[I just posted another comment for Roni with a link to this post and somehow my whole name popped up! AACK. My heart is racing and I'm freaking out. And I'm really mad at myself for allowing it to happen even though I've got no idea how it did. I think it had something to do with "signing in" with google vs just typing in "Sam"...? I've tried so hard to keep at least part of my life private - there's so many weird people out there and so much openness on the web already, I try to limit it as much as I can...I don't mind my first name vs my nickname popping up but my last name too!? How did that happen and how do I get rid of it!? NOW! Any suggestions...? Ugh, I feel like I was right to stay off the internet/blogging world for a year. Look what happens when I try to do something new...

I'm totally obsessing about this...I feel so stupid. It's not as if Roni and I are friends, she doesn't really care what I think or don't think. I just wanted her to see my post and that she inspired me to have a blog. Not only that but now it doesn't even look like I'm the same person who made the original comment because there are different names for both the comments. How stupid does that make me look? Now I've got my full name, my blog address which I've only given to about three people, everything, out there in the blogosphere. Why? Because of stupid pride. Aargh...so much for my short life as a wanna be butterfly. Now all I want to do is crawl back into my cave and hide out from the world again...]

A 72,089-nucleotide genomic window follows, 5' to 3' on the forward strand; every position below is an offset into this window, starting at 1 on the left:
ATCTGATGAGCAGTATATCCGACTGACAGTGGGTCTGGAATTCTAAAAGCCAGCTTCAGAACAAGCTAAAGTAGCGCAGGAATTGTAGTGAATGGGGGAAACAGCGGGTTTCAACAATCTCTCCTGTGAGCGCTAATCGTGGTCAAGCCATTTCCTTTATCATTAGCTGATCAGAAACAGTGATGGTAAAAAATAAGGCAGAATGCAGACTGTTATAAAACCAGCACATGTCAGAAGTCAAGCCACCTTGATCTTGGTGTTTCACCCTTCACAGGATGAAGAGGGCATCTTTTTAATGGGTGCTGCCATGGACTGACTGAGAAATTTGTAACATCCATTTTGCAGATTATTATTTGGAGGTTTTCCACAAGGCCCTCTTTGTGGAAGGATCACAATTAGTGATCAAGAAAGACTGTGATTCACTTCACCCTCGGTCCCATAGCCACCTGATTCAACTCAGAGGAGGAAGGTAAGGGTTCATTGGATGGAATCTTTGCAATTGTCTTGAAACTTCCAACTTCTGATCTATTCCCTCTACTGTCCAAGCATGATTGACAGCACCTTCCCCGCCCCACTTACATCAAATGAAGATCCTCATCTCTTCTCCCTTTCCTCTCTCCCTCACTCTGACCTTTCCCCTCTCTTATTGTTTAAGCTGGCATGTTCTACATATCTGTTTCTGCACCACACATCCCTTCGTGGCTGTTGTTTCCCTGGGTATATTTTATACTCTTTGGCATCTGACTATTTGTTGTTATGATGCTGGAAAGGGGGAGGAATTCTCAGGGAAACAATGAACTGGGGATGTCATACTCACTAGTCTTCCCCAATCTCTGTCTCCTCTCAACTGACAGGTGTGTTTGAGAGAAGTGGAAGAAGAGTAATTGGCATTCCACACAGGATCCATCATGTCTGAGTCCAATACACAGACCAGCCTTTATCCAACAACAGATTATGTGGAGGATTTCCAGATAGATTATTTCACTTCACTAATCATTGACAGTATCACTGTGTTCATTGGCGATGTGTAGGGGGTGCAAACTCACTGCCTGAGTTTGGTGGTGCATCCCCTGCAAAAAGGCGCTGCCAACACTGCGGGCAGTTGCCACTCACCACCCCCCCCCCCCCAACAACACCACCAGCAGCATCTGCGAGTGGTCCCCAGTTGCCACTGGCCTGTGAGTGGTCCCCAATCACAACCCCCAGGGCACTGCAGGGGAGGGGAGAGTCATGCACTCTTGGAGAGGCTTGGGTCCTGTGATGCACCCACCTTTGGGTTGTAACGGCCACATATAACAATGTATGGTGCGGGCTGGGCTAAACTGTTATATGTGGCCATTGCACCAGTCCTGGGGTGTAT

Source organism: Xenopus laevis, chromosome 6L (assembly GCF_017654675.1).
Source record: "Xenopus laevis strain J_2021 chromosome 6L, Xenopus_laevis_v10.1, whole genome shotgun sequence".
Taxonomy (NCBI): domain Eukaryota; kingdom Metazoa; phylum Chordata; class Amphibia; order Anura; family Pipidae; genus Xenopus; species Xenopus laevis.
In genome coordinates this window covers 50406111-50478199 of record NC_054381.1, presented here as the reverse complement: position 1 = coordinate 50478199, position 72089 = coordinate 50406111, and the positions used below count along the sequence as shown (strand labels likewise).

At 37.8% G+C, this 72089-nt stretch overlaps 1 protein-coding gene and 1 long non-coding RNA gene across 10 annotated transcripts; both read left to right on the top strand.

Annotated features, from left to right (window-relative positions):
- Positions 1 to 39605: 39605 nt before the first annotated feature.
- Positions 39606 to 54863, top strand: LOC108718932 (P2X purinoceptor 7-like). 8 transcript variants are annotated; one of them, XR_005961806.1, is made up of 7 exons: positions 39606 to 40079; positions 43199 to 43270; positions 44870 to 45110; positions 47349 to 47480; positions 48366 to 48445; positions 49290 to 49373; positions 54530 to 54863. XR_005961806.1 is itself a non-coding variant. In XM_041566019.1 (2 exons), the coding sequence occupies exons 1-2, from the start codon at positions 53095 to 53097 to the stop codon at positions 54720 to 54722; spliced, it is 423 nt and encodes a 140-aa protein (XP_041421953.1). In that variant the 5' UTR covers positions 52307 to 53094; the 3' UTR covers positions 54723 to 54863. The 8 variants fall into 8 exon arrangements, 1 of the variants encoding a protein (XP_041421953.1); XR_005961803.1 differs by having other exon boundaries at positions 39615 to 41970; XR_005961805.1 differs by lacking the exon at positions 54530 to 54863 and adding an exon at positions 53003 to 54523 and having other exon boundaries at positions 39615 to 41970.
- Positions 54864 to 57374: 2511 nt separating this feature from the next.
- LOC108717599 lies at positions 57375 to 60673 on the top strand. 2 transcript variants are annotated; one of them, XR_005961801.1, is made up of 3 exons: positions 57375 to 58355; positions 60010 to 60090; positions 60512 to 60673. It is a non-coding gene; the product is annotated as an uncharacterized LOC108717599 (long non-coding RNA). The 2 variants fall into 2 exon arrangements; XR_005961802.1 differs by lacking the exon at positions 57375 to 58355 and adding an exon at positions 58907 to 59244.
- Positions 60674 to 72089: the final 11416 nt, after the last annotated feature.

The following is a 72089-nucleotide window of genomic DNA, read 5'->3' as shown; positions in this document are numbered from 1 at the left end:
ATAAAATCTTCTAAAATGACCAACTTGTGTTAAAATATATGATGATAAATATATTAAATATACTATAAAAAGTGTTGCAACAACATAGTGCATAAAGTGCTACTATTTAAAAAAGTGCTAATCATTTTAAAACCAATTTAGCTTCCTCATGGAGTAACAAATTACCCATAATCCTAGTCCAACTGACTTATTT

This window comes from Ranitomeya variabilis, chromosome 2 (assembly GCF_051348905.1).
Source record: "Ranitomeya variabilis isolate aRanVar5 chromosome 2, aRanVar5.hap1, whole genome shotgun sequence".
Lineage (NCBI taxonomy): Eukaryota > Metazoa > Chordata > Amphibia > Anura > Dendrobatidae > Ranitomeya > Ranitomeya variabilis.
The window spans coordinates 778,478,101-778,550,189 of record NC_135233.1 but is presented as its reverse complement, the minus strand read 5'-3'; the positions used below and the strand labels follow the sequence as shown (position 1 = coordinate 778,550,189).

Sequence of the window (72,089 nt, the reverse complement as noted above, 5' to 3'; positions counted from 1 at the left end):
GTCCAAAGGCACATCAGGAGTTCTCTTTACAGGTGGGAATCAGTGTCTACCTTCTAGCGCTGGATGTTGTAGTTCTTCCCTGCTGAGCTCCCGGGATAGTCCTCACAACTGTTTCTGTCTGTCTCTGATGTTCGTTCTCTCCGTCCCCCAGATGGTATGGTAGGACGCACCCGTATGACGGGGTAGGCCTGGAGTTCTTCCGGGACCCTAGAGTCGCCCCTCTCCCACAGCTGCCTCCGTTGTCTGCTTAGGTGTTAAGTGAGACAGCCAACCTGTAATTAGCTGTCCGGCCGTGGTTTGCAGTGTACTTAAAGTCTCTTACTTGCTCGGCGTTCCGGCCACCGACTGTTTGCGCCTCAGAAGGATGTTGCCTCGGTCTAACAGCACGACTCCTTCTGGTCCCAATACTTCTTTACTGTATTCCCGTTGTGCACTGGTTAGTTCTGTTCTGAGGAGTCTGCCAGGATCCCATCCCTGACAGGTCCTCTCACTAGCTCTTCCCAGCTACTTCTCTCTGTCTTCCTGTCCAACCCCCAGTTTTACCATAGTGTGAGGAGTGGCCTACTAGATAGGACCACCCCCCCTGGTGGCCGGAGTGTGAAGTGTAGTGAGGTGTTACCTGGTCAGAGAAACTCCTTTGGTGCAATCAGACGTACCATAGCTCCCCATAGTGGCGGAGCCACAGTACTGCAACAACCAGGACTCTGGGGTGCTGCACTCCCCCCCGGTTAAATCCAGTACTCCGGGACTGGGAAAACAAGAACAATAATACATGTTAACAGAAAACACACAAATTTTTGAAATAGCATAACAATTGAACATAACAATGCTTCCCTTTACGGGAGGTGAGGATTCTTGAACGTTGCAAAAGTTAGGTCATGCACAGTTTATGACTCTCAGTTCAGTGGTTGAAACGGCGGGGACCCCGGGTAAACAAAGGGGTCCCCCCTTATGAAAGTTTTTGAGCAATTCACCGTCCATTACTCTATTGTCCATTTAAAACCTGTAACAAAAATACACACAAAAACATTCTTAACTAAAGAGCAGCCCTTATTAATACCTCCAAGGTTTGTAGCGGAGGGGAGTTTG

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Tuesday, March 5, 2013

Fighting Fatigue

The other day, I happened across the Dr. Oz show and they were discussing how to fight fatigue and increase energy. I didn't have time to watch it right then so I recorded it and watched it this morning.

Dr. Oz had a doctor on who discussed how she researched and learned about the best ways to fight fatigue and fix your whole body/system and "get your energy back."

Dr. Jennifer Landa discussed four critical steps that can help you get your energy back right away (my own paraphrased transcript of show. See a video of this Dr. Oz show here):

1. Recognize the connection between gluten and iron. If you are sensitive to gluten ("25% of us may be sensitive to gluten") the gluten attacks the intestinal cells causing inflammation; causing us not to be able to absorb nutrients like iron which can lead to anemia. When you eat you should feel more energized. If you're gluten sensitive, you feel more tired after eating.
Fatigue Fighting Solution: Cut the gluten (do as much as you can to reduce foods with gluten) and add Vitamin C (citrus, peppers, broccoli, Brussels sprouts, etc) which will help you absorb iron.